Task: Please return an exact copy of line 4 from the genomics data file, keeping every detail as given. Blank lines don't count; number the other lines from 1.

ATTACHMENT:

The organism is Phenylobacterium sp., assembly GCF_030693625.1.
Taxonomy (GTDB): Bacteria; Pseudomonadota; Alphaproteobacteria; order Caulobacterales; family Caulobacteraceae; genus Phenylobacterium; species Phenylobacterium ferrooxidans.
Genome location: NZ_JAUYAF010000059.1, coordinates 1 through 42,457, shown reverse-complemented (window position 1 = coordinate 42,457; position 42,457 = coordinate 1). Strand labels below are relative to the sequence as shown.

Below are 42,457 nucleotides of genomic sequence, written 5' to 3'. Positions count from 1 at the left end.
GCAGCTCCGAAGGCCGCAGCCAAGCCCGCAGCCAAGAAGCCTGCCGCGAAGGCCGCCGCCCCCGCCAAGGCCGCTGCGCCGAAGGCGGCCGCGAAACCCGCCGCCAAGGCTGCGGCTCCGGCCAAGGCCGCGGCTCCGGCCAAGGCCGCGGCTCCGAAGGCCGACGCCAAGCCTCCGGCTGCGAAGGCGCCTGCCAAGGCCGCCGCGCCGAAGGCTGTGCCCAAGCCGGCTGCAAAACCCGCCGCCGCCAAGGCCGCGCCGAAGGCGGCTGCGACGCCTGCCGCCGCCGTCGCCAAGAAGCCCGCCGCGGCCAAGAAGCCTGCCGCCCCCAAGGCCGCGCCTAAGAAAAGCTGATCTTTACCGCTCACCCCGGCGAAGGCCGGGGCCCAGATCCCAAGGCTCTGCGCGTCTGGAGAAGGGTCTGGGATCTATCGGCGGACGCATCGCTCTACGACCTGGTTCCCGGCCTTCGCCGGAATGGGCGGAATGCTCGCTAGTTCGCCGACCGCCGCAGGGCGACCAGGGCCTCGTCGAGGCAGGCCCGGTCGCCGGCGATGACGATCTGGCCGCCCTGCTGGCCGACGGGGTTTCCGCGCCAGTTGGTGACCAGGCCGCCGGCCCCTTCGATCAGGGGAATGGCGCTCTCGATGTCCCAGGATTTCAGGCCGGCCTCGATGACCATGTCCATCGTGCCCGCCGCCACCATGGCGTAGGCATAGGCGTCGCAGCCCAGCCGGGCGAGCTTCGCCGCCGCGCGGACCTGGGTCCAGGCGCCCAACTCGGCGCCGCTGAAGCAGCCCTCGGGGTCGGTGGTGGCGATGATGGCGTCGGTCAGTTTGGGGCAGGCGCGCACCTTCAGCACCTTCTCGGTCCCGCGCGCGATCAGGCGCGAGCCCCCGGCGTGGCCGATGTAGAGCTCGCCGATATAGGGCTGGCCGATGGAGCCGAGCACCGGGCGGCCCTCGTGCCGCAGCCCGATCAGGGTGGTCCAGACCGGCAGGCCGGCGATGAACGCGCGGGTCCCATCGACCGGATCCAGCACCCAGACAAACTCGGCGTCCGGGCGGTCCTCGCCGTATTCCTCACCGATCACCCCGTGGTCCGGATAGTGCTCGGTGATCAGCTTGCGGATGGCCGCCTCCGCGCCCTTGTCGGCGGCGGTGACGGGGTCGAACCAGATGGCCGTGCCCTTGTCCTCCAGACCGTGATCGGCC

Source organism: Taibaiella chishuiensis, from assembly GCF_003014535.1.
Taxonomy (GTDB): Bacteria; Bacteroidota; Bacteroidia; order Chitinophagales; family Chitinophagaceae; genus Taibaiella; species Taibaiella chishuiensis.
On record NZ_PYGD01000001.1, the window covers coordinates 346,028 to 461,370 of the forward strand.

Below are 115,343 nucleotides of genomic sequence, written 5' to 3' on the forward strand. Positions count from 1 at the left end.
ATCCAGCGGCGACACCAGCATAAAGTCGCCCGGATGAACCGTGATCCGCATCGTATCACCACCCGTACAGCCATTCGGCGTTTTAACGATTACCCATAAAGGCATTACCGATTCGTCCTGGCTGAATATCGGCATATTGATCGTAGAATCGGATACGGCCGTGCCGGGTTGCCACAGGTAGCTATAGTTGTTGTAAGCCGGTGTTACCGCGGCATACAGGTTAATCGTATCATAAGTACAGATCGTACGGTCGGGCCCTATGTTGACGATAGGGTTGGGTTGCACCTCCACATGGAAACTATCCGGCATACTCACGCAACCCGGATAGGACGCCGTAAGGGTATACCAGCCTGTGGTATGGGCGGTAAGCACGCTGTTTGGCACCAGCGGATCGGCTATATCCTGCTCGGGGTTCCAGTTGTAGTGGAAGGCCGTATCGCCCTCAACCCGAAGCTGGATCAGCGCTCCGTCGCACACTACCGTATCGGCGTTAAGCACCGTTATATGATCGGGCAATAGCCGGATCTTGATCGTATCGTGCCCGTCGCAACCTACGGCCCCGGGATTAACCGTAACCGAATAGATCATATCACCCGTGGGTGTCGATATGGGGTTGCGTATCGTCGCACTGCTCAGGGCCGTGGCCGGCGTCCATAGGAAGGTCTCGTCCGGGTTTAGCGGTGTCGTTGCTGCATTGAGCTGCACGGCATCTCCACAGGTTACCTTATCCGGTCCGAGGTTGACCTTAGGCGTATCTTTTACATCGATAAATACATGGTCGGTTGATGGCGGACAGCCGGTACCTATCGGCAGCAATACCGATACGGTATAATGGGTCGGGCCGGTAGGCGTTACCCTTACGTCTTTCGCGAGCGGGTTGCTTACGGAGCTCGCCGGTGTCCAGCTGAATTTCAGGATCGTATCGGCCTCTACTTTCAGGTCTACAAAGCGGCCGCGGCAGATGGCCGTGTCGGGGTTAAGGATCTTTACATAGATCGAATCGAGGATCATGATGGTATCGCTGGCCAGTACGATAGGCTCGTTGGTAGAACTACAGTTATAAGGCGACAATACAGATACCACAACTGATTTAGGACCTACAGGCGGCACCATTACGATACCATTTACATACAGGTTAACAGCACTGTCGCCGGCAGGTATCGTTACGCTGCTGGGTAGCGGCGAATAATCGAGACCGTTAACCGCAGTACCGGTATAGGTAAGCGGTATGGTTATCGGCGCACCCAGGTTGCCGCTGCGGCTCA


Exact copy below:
Below are 42,457 nucleotides of genomic sequence, written 5' to 3'. Positions count from 1 at the left end.